Why Tory pension plan contains a ‘debatable’ £13bn
Robert Chote was arguably the most dangerous man here at the Conservative Party conference. He was working through George Osborne’s speech at a fringe meeting alongside some journalists when his mobile rang. It was one of Mr Osborne’s lieutenants.
When a shadow chancellor is trying to prove his credibility and judgement to the nation, it’s no surprise that the chief of the fiscal watchdog the IFS, is directly lobbied by Tory hierarchy.
The £13bn number for the move to raise in the state pension age to 66 is in Mr Chote’s view ‘debatable’.
Originally that number was attributed to the National Institute of Economic and Social Research.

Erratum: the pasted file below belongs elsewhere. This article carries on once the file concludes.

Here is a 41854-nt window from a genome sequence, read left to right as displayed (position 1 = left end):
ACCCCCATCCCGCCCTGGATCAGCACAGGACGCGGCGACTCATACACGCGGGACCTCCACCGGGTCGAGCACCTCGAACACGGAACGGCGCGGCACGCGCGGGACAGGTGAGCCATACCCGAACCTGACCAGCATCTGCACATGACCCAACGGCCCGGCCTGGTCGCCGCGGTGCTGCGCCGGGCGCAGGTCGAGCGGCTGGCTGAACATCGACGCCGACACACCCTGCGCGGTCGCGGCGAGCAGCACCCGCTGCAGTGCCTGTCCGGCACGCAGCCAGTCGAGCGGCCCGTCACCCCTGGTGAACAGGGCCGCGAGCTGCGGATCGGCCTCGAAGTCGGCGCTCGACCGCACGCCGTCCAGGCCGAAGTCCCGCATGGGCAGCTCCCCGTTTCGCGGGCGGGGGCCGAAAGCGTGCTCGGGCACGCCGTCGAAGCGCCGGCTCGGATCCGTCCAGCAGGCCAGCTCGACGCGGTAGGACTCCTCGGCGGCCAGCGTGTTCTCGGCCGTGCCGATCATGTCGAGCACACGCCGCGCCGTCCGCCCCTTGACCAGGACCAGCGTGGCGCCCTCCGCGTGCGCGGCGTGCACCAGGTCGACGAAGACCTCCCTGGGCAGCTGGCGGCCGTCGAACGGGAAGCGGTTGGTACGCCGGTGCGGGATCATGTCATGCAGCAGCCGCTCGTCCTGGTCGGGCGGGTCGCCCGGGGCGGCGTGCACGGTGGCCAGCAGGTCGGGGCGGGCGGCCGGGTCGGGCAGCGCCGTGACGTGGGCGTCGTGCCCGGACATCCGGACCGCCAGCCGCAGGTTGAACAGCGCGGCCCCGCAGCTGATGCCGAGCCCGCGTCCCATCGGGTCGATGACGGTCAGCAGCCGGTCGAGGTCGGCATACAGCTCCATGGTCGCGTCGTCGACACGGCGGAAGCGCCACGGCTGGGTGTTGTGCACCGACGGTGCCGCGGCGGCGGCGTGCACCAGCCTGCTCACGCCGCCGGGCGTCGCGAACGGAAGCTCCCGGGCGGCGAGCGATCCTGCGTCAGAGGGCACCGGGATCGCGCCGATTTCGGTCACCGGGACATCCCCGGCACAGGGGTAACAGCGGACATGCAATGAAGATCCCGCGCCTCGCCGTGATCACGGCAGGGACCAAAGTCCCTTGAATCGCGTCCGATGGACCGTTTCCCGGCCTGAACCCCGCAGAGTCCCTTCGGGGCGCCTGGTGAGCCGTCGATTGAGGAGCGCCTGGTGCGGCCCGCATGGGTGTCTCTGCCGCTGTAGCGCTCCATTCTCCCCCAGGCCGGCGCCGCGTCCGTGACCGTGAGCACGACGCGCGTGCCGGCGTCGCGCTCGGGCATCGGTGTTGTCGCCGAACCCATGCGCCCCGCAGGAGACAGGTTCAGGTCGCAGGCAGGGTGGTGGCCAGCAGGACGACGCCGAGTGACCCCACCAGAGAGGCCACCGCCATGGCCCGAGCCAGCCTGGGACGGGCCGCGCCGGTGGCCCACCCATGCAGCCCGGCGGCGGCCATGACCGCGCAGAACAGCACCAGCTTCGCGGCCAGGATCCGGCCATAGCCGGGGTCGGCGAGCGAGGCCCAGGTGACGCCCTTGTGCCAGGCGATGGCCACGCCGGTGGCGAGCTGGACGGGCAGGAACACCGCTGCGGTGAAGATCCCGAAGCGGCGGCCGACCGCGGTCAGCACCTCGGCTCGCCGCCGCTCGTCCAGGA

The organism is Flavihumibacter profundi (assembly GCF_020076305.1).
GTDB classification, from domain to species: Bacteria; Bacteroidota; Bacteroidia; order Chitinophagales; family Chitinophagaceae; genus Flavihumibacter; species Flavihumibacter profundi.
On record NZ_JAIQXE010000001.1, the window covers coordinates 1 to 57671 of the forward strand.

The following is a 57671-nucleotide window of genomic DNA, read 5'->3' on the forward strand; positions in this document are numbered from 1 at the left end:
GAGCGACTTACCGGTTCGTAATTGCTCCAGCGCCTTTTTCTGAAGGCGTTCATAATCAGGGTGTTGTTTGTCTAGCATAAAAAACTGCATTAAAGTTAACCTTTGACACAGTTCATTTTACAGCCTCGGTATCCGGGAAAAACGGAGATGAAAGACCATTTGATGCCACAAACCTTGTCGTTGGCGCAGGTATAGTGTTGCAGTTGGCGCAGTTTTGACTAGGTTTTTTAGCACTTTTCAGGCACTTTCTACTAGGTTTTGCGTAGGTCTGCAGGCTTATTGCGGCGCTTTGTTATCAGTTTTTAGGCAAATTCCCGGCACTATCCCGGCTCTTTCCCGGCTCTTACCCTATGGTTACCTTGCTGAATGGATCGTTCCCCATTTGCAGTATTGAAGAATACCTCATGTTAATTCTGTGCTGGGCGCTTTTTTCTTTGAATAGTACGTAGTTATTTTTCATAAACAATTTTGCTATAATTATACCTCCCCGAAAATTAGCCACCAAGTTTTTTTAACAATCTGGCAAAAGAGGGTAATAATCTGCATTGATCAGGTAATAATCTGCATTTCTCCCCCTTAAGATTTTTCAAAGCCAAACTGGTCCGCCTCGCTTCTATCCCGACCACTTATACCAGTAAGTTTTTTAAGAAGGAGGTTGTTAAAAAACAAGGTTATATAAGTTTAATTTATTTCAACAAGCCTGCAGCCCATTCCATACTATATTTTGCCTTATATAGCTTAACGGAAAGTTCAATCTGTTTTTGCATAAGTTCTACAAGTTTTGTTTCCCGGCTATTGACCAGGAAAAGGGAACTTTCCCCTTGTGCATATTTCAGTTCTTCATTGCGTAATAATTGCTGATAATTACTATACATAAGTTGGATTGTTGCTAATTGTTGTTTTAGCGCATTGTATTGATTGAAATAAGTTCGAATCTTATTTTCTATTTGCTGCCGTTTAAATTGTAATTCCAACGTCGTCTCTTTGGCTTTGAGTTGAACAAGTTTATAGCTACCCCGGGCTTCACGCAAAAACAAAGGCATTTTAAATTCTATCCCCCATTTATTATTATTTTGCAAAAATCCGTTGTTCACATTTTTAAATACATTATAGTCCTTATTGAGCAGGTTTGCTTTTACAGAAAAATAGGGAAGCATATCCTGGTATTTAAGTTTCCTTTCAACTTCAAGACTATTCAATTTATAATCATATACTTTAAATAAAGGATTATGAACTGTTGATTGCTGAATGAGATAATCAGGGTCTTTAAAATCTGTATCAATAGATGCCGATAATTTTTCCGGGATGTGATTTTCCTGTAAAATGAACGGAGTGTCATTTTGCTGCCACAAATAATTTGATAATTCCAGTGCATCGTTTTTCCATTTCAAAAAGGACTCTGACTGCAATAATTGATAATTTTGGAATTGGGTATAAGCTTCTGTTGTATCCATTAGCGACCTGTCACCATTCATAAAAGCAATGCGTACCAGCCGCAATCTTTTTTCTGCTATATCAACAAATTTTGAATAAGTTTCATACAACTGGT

On Conservative plans, it won’t reach that level of saving until 2020. In the short term, it’s fair to take all women out of the equation, and they are more than half the age group at 65, so the savings are more like £6bn.
Then there’s the impact on pension benefits, particularly the Minimum Income Guarantee, which kicks in at 60.
Niesr itself now says that “until the Minimum Income Guarantee is changed the effect of the policy may well not be very great”.
So the mystery of the £13bn is becoming a little clearer. The savings only get to that level if pensions benefits are also adjusted sharply.
There is little mention of this in the Conservative costings. It was a difficult distraction for a shadow chancellor already trying to take the public on a long journey of painful cuts.